Robert Webb has chosen to bare his soul with this autobiographical debut. He doesn’t just want to tell people where he came from, and what has happened to him in his first forty three years being Robert Webb, he wants to show you how his struggle with the social norm has resulted in him being plagued with issues of his own. Bloody hell you might initially think, but you would be wrong to do so. Let’s give him a chance.
Initially made famous through his comedy work on stage, screen and radio, generally written and performed alongside his creative partner, David Mitchell, I must confess to not having been much of a fan of Webb’s humour. It wasn’t as if I didn’t like him, his work just seemed to pass me by. Yet, even without having so much of an opinion about him, his writing hooked me from the first page: “If I get this right, Tess Rampling will definitely want to have sex with me.” Ok, interested. I logged on and found Peep Show. Ah I get it.
The book reads like Webb’s comedy: a lot of downplayed sarcasm and absurdity generally taken to its own unlikely conclusion. This style helps to avoid any excessive weightiness, even as he discusses subjects such as his struggles with depression, sexuality and the death of his beloved mother when he was seventeen. Webb succeeds in talking to his audience as opposed to down at us. The result is that reading this feels more like a discussion with a mate and, as such, the insights garnered from his experiences will surely resonate strongly with a contemporary audience.
How not to be a boy’s main premise is Webb’s development from childhood to manhood and the realisation that the programming given to him by society was all wrong. The book is split into two acts: the first regarding what is taught to ‘Boys’ and the second reflecting upon what ‘Men’ are supposed to be. Each is divided into chapters which have deliberately apocryphal titles relating to the issue Webb wishes to unpack, for example, “Boys Don’t Fall in Love (with other boys)” and “Men Are Good at Directions.” This works well as our preconceived notions are tapped into and then subsequently reversed within his argument.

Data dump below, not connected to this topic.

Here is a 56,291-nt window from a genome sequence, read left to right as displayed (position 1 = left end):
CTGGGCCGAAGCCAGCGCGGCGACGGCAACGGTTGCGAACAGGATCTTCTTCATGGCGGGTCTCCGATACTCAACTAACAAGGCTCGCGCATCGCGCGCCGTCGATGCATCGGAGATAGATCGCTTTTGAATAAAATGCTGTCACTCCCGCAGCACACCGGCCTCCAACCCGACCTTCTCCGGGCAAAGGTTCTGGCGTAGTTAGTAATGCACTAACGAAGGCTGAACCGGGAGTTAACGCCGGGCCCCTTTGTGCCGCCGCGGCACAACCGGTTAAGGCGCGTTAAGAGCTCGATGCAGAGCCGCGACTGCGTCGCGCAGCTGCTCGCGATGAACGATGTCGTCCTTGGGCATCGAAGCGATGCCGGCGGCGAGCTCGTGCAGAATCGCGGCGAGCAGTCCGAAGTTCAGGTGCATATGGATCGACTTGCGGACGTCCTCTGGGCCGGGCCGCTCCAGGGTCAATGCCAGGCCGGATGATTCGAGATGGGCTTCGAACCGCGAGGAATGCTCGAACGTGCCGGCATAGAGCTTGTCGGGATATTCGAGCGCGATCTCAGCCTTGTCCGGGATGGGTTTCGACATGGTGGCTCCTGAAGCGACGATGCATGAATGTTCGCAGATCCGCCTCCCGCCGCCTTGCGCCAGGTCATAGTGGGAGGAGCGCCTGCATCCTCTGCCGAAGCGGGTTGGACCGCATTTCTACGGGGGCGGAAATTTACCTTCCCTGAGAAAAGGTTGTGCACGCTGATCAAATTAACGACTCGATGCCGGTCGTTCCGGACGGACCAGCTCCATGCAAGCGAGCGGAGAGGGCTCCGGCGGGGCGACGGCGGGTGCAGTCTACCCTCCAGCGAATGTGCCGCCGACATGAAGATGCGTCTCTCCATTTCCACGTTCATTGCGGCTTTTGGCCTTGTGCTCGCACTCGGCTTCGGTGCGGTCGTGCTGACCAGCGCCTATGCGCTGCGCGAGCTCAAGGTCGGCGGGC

The use of this structure starts the conversation regarding the issue of masculinity, in particular, the tide of misguided gender notions that our society sees, incorrectly, as normal. This is referred to in the book as “The Trick” and is further related to wider issues of gender by the assertion that “Feminism is not about men versus women; it’s about men and women versus ‘The Trick’.” Wow. Didn’t expect that from one half of a famous comedy duo, did you?
And that is the strength of this book. It is far more than the sum of any expectations that could reasonably be asked of it. The book could conceivably be tossed aside given Webb’s status as a celebrity, but that would be a shame because it deserves to be taken seriously – if only for the care it takes in dealing with these most divisive and sensitive of subjects.
How Not To Be A Boy is wonderfully jaunty but retains enough critical bite and discernment. Webb succeeds in conveying a very personal journey that is widely empathetic. The book , most importantly, avoids becoming pompous and remains engaging throughout.
More to you there is young Master Webbington.